Review: Belly Halfway Holds His Own On "InZombia"
November 22nd Belly tweeted out “I’m a vibe.”
Those three words were probably typed whilst in a drugged-out rockstar-minded stupor but oddly enough, it sheds an accurate light on not only Belly’s metaphysical view of himself but also the mood of his latest release, InZombia. Previous installments to his catalogue have utilized features and production as a kickstand to support his struggle bars but lately, Belly has been going in with no training wheels. It’s important to keep in mind that the Roc Nationer has had a surprisingly fruitful 10-year career even though most of it was spent under the radar or hitting dabs as a stand-in of The Weeknd’s music videos. In all seriousness, you don’t just ink with Hov’s all-star team and snag 34 million YouTube plays off one song if you’re gawdawful. InZombia isn’t perfect and won’t flip a Grammy nom but this time around, Belly managed to get some wood on the ball on his own accord.
He takes a stab at rolling without featured guests for the first two tracks which actually do an alright job of introducing the mixtape’s dark and ghoulish theme. According to Belly, all 11 songs were created from memories of his darkest times – which might be played up a bit seeing as Belly hails from Ottawa, Ontario. But nevertheless, it’s a concrete subject that gives the tape consistency; the type of consistency that can be best described as a “vibe.” Said “vibe” is made possible largely because of Velous and Danny Boy Styles who do a superb job of making Belly sound like a damaged poet who is deep inside his dark subconscious, especially on “The Day I Met You.” Those rolling drums and acute keys make lines like “I went to school high, never went to high school/Drug diet, drug diet, we had chemistry baby, I love science” not sound half bad. In fact, part of Belly’s talent is making those questionable bars sound seemingly cool because of the way he ruggedly murmurs them over hypnotic beats. It wouldn’t be surprising if Belly made InZombia just as a personal soundtrack for his Xanax benders.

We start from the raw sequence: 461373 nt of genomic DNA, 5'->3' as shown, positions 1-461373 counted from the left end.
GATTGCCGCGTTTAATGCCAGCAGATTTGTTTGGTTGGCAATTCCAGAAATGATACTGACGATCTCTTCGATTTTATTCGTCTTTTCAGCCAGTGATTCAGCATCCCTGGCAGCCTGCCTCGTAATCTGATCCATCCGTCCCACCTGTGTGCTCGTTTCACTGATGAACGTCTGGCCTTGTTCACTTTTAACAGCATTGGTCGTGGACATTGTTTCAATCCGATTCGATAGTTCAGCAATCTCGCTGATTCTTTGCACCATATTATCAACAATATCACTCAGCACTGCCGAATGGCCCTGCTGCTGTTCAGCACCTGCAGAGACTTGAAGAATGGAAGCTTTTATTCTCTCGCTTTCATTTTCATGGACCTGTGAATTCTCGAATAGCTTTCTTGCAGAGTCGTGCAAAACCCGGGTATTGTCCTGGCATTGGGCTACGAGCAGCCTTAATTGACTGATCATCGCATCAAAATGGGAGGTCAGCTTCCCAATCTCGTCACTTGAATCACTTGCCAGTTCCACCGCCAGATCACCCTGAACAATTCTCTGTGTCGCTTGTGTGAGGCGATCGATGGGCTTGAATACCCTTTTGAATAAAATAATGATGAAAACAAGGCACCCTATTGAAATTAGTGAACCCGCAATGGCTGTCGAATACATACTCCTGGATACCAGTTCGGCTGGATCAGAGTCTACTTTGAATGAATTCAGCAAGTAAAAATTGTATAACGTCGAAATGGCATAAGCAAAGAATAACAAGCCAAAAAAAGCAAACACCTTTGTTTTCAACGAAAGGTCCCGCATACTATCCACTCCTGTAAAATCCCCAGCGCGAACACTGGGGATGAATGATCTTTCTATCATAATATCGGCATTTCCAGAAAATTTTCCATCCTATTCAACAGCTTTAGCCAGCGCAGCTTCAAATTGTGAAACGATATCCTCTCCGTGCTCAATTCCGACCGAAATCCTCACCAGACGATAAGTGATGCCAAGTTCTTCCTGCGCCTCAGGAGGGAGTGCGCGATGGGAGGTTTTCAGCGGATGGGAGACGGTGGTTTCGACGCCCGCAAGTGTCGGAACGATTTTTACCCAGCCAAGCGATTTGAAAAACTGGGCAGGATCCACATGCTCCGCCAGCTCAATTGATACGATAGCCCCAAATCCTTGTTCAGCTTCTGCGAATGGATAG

It doesn’t take long however for Belly to call in the reinforcements. Jadakiss saves the day on “Trap Phone,” Young Thug gives “Consuela” an extra shot of excitement and Ty Dolla $ign essentially turns “Outkast” into his own song. This isn’t a total dagger to Belly’s own efforts on these songs but he has yet to really find his own unique sound, although he is getting close. InZombia’s underwater, hollowed out nightmare undertones is perhaps where he is headed but there are still heaps of generic lines tossed all across this album. The hedonistic raps on “Seven Day Love” is a testament to how close he knocks at corny’s door. Luckily Belly’s own pen shines on the rapid fire “Actin Different.” (“I say I’m goin’ ham but it’s against my religion” he quips.)
Properly soaking up InZombia in a chill environment will make clear as to why Belly structures his releases the way he does. Still, it remains to seen if he can step outside his comfort zone and can deliver a sturdy project without leaning on some of his more popular industry friends.